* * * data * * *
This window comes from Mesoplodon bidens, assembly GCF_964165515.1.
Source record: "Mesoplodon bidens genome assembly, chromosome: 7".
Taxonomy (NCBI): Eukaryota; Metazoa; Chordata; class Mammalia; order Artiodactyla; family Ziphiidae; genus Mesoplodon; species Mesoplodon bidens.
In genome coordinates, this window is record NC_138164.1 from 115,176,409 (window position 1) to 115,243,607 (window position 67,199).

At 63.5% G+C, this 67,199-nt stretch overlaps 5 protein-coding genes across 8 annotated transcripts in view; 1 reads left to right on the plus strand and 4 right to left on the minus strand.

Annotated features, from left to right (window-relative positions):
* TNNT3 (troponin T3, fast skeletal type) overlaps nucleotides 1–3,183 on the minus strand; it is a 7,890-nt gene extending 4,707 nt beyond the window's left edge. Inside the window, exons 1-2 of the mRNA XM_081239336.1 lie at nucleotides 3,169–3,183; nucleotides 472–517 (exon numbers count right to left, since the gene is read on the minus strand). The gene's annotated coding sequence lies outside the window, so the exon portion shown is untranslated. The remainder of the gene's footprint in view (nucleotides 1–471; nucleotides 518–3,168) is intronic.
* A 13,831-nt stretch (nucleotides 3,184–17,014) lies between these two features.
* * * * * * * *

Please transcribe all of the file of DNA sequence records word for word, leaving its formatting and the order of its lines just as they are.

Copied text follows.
This window comes from Mesoplodon bidens, assembly GCF_964165515.1.
Source record: "Mesoplodon bidens genome assembly, chromosome: 7".
Taxonomy (NCBI): Eukaryota; Metazoa; Chordata; class Mammalia; order Artiodactyla; family Ziphiidae; genus Mesoplodon; species Mesoplodon bidens.
In genome coordinates, this window is record NC_138164.1 from 115,176,409 (window position 1) to 115,243,607 (window position 67,199).

At 63.5% G+C, this 67,199-nt stretch overlaps 5 protein-coding genes across 8 annotated transcripts in view; 1 reads left to right on the plus strand and 4 right to left on the minus strand.

Annotated features, from left to right (window-relative positions):
* TNNT3 (troponin T3, fast skeletal type) overlaps nucleotides 1–3,183 on the minus strand; it is a 7,890-nt gene extending 4,707 nt beyond the window's left edge. Inside the window, exons 1-2 of the mRNA XM_081239336.1 lie at nucleotides 3,169–3,183; nucleotides 472–517 (exon numbers count right to left, since the gene is read on the minus strand). The gene's annotated coding sequence lies outside the window, so the exon portion shown is untranslated. The remainder of the gene's footprint in view (nucleotides 1–471; nucleotides 518–3,168) is intronic.
* A 13,831-nt stretch (nucleotides 3,184–17,014) lies between these two features.